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Re: Calling Function/Activating Functionality

Post by arlight1 » Fri May 19, 2017 12:24 am

++METHOS wrote:
Thu May 18, 2017 5:29 pm
Ah. I see. In that case, yes, you may need to call (or jump to) that sub-routine manually. There are a few ways to do this, but before making things complicated, I would first look to see if there are any values within the same data structure that are being accessed by a more desirable instruction that you hook instead.

In other words -- find one of the 'boolean' addresses and dissect its data structure. Within that structure, you'll be able to add ALL of the other addresses to your table and right-click on each one of them to see if there is an instruction that is constantly accessing them. If you find one, you can check to see if the instruction is also accessing all of the other 'boolean' data structures. If you find one that satisfies both requirements, you can hook that instruction instead, and you should be able to instantly/constantly manipulate all of the boolean values from there.
That's exactly what I was looking for! Thanks a lot for your help Methos. :D

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Re: Calling Function/Activating Functionality

Post by arlight1 » Fri May 19, 2017 5:17 am

++METHOS wrote:
Thu May 18, 2017 5:29 pm
Ah. I see. In that case, yes, you may need to call (or jump to) that sub-routine manually. There are a few ways to do this, but before making things complicated, I would first look to see if there are any values within the same data structure that are being accessed by a more desirable instruction that you hook instead.

In other words -- find one of the 'boolean' addresses and dissect its data structure. Within that structure, you'll be able to add ALL of the other addresses to your table and right-click on each one of them to see if there is an instruction that is constantly accessing them. If you find one, you can check to see if the instruction is also accessing all of the other 'boolean' data structures. If you find one that satisfies both requirements, you can hook that instruction instead, and you should be able to instantly/constantly manipulate all of the boolean values from there.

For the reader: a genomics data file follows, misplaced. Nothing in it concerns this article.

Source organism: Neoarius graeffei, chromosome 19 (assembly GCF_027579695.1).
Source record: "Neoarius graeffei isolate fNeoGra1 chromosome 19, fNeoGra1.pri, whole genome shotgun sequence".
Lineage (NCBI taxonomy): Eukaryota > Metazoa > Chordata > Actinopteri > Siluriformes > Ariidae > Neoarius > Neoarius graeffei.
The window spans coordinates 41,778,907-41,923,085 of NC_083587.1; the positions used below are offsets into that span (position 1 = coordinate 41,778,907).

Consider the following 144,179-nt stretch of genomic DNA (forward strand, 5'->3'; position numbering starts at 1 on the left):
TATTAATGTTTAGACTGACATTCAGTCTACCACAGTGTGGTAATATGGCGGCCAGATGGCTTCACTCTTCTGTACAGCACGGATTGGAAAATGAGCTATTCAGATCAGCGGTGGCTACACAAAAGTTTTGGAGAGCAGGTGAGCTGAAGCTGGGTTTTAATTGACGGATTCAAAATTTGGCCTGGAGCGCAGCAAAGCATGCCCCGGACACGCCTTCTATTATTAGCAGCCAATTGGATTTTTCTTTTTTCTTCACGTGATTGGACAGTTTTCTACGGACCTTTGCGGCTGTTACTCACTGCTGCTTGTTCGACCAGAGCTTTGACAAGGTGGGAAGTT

As it turns out, there were some address in the structure that were constantly being accessed/written that only pertain to the address I want to modify. However, it doesn't affect ALL of them. There are plenty of instruction that constantly access the structure, unfortunately, when I do "Find out what addresses this instruction accesses" it returns many, like 50+. I guess I'm back to jumping to that sub-routine manually as you described :( how do I do this? This is something I have never touched in the past.

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Re: Calling Function/Activating Functionality

Post by ++METHOS » Fri May 19, 2017 6:06 am

It was my understanding that you wanted to be able to set ALL Boolean values, not just the one. That being said, the instruction that you find should access many addresses. Can you clarify what it is that you are trying to do here?

By the way, when you check to see which instructions access an address, you can right-click inside of the debugger window to 'check if found opcodes...', and this will show you if any instructions access 1 or more addresses. This will save you much time, depending on what your are trying to do.

I would still recommend doing this the easy way, if possible. If you determine that it is not possible, then you can look at jumping to/calling whatever sub-routine is needed.